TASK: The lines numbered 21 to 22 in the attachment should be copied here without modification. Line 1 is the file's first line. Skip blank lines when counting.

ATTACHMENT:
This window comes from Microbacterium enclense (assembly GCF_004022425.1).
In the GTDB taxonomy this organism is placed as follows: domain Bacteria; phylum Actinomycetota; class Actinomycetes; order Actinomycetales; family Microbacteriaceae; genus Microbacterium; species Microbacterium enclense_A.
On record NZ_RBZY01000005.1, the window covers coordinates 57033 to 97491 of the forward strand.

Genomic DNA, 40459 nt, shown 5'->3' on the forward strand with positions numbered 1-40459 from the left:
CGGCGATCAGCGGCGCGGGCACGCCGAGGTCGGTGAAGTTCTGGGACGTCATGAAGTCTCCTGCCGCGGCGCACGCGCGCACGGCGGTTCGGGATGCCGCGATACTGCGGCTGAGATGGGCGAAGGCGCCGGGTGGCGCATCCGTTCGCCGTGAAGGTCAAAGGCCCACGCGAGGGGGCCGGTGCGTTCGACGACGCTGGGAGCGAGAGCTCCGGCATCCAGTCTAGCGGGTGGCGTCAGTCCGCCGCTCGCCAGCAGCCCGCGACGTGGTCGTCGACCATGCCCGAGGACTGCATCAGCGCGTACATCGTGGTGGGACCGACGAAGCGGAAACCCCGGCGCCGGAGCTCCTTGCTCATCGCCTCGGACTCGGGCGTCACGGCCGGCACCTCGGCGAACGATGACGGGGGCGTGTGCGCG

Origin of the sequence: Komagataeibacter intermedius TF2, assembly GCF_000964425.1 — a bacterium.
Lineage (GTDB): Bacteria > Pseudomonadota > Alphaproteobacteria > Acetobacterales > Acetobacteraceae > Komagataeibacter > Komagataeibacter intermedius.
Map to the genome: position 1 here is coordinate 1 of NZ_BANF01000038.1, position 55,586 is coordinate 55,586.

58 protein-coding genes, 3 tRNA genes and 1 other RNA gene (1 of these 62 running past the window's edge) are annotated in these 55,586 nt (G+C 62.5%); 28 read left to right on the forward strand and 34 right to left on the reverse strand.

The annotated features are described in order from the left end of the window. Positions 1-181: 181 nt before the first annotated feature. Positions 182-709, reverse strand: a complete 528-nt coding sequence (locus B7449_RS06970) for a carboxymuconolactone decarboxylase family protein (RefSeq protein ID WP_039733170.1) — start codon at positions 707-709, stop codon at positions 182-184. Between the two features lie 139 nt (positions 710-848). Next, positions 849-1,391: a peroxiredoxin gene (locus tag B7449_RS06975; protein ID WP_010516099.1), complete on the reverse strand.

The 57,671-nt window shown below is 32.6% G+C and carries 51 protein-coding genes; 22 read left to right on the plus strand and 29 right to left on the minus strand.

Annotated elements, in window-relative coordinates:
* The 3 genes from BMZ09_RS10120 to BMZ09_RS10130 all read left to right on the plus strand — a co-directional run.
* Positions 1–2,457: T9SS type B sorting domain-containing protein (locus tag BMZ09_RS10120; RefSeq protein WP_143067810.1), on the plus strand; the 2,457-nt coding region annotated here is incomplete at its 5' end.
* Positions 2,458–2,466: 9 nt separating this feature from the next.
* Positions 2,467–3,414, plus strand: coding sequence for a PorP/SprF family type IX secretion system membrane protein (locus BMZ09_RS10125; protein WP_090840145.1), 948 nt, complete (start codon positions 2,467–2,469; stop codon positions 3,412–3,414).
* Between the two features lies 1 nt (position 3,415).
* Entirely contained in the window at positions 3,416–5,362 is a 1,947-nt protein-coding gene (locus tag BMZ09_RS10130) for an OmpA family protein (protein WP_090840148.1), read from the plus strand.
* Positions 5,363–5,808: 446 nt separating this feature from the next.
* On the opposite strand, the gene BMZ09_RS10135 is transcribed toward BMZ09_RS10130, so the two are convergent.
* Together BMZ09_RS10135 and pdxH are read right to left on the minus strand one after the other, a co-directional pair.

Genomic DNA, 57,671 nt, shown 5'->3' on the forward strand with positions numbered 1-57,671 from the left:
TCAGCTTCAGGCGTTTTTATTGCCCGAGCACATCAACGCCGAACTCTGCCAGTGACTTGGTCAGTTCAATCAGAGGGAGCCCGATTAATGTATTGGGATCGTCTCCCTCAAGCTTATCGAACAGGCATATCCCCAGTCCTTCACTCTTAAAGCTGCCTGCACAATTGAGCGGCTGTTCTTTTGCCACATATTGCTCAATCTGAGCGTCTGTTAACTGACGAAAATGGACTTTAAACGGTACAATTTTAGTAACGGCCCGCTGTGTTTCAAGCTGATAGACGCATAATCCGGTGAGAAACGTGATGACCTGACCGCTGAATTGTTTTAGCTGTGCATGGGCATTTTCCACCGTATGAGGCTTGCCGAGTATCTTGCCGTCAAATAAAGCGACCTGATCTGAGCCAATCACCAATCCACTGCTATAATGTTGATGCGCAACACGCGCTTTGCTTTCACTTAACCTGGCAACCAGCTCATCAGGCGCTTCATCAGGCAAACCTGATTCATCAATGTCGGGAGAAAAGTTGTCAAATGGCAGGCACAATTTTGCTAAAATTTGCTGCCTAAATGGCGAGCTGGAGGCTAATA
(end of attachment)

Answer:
* Together BMZ09_RS10135 and pdxH are read right to left on the minus strand one after the other, a co-directional pair.

Genomic DNA, 57,671 nt, shown 5'->3' on the forward strand with positions numbered 1-57,671 from the left: